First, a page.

Giant Snakes and Ladders

by Neil Maher

Level: All grades from Elem to JHS 3rd grade.
Time: As long as you want or an entire class.

This is basically a big review game based on snakes and ladders.

1. Draw up a giant board. I drew a grid of 64 squares on a large sheet of graph paper (about 1 meter x 1 meter). Square number one is the start square and square number 64 is the end square.

2. Colur the squares 4 different colours.
Green = Easy questions
Yellow = medium questions
Red = Difficult questions
Purple = Very Difficult questions.
Most of the difficult squares appear near the end of the board.

3. Draw and colour the snakes and ladders on pieces of card and cut them to size. I have about 8 snakes and 8 ladders of different sizes. Then put magnets on the backs of the pieces. This way you can make the game more difficult or easier depending on the ability of the class by simply sticking the pieces wherever you want.

4. Draw some team playing pieces on some card, colour them in and cut them out. Also put magnets on the back so they can be moved around the game board.

5. After that all you need is a big dice and a bell (both from the hundred yen store). The bell adds a great deal of tension and excitement, but if you haven't got a bell just waving your hand in the air like a clock counting down does the same job.

6. Put your flash cards in three piles (a green pile, a yellow pile etc.) according to their difficulty. Then when a team lands on a green square show them a flash card from the green pile. The very difficult questions I had no flash cards for. Instead I asked them phrase questions that they had learnt such as "What time is it?, What day is it today?, How old are you?" etc. Answers had to be in a sentence for everything such as "it's a...".

7. You can make up your own rules for the game. If a team got a question wrong I moved them back one square. If they had gone up a ladder I asked them a question at the top of the ladder and if they got it wrong they went down the ladder. If they landed on a snake's head they were safe unless they got the question wrong, then down the snake.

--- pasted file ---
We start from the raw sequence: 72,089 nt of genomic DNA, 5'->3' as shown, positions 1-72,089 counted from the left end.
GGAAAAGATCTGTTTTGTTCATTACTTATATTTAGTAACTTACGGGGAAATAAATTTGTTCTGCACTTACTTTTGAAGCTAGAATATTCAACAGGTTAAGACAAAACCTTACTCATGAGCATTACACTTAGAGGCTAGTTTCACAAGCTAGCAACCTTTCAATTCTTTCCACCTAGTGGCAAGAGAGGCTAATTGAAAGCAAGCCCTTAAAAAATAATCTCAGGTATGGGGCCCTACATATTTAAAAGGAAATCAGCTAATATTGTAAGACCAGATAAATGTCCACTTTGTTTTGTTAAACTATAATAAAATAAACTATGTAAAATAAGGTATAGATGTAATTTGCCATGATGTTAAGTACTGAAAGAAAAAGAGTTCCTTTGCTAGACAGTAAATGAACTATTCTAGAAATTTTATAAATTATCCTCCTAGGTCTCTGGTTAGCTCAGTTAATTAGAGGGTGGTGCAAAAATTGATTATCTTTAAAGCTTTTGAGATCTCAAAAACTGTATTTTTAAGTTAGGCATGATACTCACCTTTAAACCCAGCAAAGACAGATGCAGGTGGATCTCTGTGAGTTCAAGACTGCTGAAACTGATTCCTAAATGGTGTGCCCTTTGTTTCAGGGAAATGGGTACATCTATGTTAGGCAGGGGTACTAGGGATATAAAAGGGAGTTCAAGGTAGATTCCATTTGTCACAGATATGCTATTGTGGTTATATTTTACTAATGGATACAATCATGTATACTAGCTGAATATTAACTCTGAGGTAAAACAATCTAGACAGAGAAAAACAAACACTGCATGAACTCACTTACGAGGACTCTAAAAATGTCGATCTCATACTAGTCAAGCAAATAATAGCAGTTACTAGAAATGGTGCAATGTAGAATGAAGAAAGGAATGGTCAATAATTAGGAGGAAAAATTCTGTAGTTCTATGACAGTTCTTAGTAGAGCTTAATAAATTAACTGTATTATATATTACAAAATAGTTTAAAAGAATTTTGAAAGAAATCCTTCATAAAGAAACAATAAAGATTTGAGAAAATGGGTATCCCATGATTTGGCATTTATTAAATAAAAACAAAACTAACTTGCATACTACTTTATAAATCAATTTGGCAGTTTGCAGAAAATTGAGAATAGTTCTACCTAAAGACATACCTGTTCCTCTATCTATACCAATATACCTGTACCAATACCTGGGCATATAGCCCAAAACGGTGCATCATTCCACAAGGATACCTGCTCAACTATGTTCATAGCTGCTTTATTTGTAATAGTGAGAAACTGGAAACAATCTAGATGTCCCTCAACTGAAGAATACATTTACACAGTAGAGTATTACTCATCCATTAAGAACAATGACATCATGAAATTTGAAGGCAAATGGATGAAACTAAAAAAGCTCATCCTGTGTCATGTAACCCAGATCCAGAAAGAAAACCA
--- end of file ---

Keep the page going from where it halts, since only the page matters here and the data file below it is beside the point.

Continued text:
My kids in all grades in Elementary School and Junior High School had a great time with this game and got really genki and noisy. I made the JHS make sentences about the flash card rather than tell me what it was. With the time pressure element you can get some mad answers like "today is a strawberry". It takes a little preparation but once it is ready it is only a matter of walking into the classroom and sticking it on the board and best of all it can take up the whole class.

(C) Copyright 2002 Neil Maher

Do you have a great original game? Take some pictures, write it up and if it's good enough you might get the fame and glory of having it appear on Genki English!! : )

Readers' Comments

This is an awesome variation to the game. I intend on using it for my swimming class and can see how it would work and be great fun!!


Readers' Comments

by Kris Line

  This game worked really well, but with older kids (from grade 5 and up), I find the teams that aren't currently answering a question, don't pay attention, talk among themselves or just look bored. So I have made up smaller versions on A3 size paper (created on excel) for each team to play their own game. Also to make the game more learner-centred, I get the kids to make up their own questions. Together we choose different topics or question types we've studied that we want to review for each colour and then during the game the kids think of their own questions. They also place their own snakes and ladders on the game. They love this. All the kids get involved, asking and answering questions and are using tons of English without even realizing it!!

Readers' Comments

It worked. Thank you.


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